One of my piano students is currently prepping for her Grade 5 RCM exam. Every week she drags in a pile of books… everything from repertoire, studies and sight reading to technical exercises, supplementary repertoire and more… what a heap!
She has a binder, but because she’s using so many required books, it wasn’t really doing it’s job. She has a technical exercise book… but because it’s one of many books, I had a sneaking suspicion it was getting lost in the shuffle and ignored during home practice… as were her scales, triads and arpeggios.
Managing a mountain of materials just wasn’t working for her. And because the lead-up to an exam is no time for technical work to get lost in any kind of shuffle, we came up with a solution together.
Today I thought we’d share it with all of you as a printable!
Terrific Technique Cards
Late one night after her lesson (why is everything I do seem to be “late one night”?!) I did up a quick sheet of of all her required scales, triads and arpeggios.
I threw the information I had gathered into a card template, printed it, and cut out the technique cards. A quick trip to Staples the next morning for a “business card page protector” (Hello Friendly Staples Employee… Yes, that’s right, I’m here again!) and I had a system that was not only organized, but pretty cool.
To save you a late night, we’re sharing the printables for your own set of Terrific Technique Cards (included is every commonly-played major and minor key so you have all your bases covered!) We can’t save you yet another trip to Staples for the holder, but you can order them online!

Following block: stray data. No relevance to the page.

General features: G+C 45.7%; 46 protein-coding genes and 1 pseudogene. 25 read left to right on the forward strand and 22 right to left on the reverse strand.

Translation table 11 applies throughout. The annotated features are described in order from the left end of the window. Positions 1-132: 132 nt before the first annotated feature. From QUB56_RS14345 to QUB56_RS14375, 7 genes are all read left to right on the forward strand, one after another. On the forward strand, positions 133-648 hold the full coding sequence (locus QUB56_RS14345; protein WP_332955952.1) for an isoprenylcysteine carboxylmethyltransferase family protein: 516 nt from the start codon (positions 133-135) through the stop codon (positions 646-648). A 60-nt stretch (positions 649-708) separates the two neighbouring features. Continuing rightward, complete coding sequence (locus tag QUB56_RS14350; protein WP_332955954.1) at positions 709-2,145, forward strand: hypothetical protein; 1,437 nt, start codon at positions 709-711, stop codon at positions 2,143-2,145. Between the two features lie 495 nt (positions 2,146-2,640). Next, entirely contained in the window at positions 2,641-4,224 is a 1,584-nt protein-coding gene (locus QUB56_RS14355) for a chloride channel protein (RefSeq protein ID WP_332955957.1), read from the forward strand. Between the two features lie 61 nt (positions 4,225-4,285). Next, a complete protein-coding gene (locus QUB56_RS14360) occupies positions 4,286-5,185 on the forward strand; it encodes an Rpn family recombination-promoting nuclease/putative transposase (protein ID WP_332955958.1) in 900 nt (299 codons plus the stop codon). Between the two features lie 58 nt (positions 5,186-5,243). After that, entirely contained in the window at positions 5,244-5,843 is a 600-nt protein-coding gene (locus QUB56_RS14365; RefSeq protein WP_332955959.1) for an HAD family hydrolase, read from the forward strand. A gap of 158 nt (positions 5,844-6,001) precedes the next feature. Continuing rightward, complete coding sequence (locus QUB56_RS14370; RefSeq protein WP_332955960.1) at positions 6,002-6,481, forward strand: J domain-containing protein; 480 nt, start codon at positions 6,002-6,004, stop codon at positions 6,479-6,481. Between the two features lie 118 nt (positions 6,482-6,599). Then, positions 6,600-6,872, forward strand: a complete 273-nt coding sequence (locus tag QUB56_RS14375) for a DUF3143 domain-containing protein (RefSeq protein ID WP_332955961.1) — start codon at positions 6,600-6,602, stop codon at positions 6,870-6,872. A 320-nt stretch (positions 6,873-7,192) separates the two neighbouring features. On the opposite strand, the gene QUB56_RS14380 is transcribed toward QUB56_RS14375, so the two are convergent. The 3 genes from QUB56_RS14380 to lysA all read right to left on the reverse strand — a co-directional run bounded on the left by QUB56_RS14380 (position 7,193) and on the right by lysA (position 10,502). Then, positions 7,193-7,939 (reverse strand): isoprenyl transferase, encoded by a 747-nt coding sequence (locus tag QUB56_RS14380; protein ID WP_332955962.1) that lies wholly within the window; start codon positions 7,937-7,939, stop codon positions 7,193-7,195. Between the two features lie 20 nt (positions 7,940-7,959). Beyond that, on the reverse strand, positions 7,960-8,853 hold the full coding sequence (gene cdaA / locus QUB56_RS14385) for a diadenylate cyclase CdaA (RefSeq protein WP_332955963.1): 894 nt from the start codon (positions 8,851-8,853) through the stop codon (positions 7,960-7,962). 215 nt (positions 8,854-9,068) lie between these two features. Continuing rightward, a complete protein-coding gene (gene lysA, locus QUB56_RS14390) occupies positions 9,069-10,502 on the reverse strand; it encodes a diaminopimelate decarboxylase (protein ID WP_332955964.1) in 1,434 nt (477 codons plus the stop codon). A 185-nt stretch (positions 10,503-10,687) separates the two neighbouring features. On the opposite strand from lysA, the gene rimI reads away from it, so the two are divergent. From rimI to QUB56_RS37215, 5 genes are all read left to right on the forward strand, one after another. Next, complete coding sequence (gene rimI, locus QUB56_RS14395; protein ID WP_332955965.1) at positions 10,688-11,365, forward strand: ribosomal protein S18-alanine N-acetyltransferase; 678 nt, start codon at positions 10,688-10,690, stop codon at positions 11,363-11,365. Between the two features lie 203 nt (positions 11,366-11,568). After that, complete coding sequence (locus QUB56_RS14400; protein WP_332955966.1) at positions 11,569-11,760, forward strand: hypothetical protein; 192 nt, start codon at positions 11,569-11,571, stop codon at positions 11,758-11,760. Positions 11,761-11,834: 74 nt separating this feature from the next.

How To Use Your Terrific Technique Cards
My system is simple. The business card holder I picked up form Staples is a clear plastic sheet with card-sized dividers. This gets clipped into your piano students’ 3-ring binders.
Each time they learn (or are assigned) a new scale, triad, arpeggio etc. you select the appropriate card, highlight the tasks you’d like them to complete for that particular key, and slide the card into a space in the sleeve.
You can build a large collection card by card or you can rotate cards, having your students play only the ones you’ve selected for them each particular week. Here’s what it ends up looking like.
Why does it work?
- It’s a very clear and uncluttered way for your piano students to immediately see what they should be practicing
- You have complete control over what keys your piano students focus on each week – no more muddling through a book full of scales
- You can use several sleeves to separate various keys into “things I’m learning”, “things to review”, “things required for my exam” etc.
- It becomes a bit of a “Collect a New Card” game!
I’ve included the tasks on each card that are most commonly learned for each key, but if it doesn’t quite fit your needs, most word processing programs contain a business card template so you can make a set of your own.
My student went home genuinely inspired to collect a full page full of cards (Yippee!). We hope this printable provides some organization and inspiration (and any other words ending in “tion”… ‘cuz they’re usually good!) to your own students too!